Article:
3) MercadoLibre (NASDAQ: MELI  ) is often called "the eBay of Latin America," operating e-commerce sites for 13 countries. The company is certainly attracting users. Total revenue grew 45%, merchandising volume grew 49%, and payments volume grew 55%, year over year and in local currencies. Marcos Galperin co-founded MercadoLibre in 1999 and remains CEO and Chairman. The company also has a tailwind at its back. The number of unique Internet users in Latin America is increasing 13% per year -- which is the fastest growth rate of any continent worldwide. The auction on MercadoLibre is just getting started.

The bottom line is that great businesses produce great results. SolarCity, Zillow, and MercadoLibre all have smart managers leading them into some of the largest opportunities in the business world. Strong operational results have followed, and I expect their success to continue into the future.

At the Motley Fool, we look for companies that use technology, business model, or culture as an innovative weapon -- we call them Rule Breakers. All three of the companies mentioned above are active recommendations of our Rule Breakers service. To get additional recommendations, find out more about our process, or even start a risk-free 30 day trial, click here.


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Help us keep this a respectfully Foolish area! This is a place for our readers to discuss, debate, and learn more about the Foolish investing topic you read about above. Help us keep it clean and safe. If you believe a comment is abusive or otherwise violates our Fool's Rules, please report it via the Report this Comment Report this Comment icon found on every comment.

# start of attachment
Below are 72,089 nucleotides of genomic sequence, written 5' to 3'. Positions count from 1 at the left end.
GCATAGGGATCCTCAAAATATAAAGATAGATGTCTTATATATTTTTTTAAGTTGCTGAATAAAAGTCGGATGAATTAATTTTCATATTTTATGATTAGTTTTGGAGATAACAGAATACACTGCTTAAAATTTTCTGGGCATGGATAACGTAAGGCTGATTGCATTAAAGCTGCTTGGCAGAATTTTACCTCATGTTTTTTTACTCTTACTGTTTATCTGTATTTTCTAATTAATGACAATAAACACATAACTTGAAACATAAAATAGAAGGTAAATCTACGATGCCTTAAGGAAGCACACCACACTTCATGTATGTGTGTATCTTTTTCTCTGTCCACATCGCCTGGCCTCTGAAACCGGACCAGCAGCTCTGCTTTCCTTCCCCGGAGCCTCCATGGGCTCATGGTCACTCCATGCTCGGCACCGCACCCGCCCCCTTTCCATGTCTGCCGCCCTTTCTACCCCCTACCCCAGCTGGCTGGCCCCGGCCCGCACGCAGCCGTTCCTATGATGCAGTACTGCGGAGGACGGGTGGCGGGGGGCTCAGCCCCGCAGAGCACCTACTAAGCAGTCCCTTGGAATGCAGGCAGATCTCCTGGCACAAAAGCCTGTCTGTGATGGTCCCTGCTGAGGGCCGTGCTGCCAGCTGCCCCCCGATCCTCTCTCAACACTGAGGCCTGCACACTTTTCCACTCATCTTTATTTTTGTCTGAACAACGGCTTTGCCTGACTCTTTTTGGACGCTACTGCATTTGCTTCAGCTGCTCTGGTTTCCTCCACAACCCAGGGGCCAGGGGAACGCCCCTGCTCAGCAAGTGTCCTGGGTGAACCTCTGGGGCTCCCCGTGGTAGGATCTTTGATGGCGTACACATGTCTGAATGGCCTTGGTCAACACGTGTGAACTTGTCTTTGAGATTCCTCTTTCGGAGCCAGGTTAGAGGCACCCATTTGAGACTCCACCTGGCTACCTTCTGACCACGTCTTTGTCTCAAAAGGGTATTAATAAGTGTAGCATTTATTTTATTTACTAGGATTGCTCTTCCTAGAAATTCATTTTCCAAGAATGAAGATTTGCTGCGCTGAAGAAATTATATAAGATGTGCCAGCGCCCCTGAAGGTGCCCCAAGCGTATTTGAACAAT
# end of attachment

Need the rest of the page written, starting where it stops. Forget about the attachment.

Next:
• Report this Comment On December 30, 2013, at 2:02 PM, Decoy0527 wrote:

    Simon, I don't disagree with your selections, but profits do matter and you have nary a word about them. Have to be careful of companies that have double digit revenue growth but can't seem to earn a bottom line GAAP profit. Elon Musk may prove to be a genius, but right now he is better at growth (Solar City and Tesla) than profits.

  • Report this Comment On January 03, 2014, at 3:20 AM, TurbulentTime wrote:

    Hi Simon, we both own shares of SolarCity. I also own shares of Tesla Motors. For those who emphasize on current existing profitability, look elsewhere. If you cannot stomach growth in the expense of short-term lack of profitability, then you are those who have never liked Amazon also. We need huge scale of businesses in the future, businesses that will be new leaders in their industries. Starting up a new business, and expanding its infrastructure need capital. Once the expanded infrastructure will be in place, lesser and lesser amount of percentage of capital will be needed for expansion, and economic of scale, lowered per unit cost will enable such businesses strive for many more decades and centuries.

    The existing companies in the same industries are usually slow to react, they say a lot but never can quite compete with the new leader since the new leader has first-mover advantage, plus they are willing to sacrifice short-term profitability in exchange for long-term domination in the industry.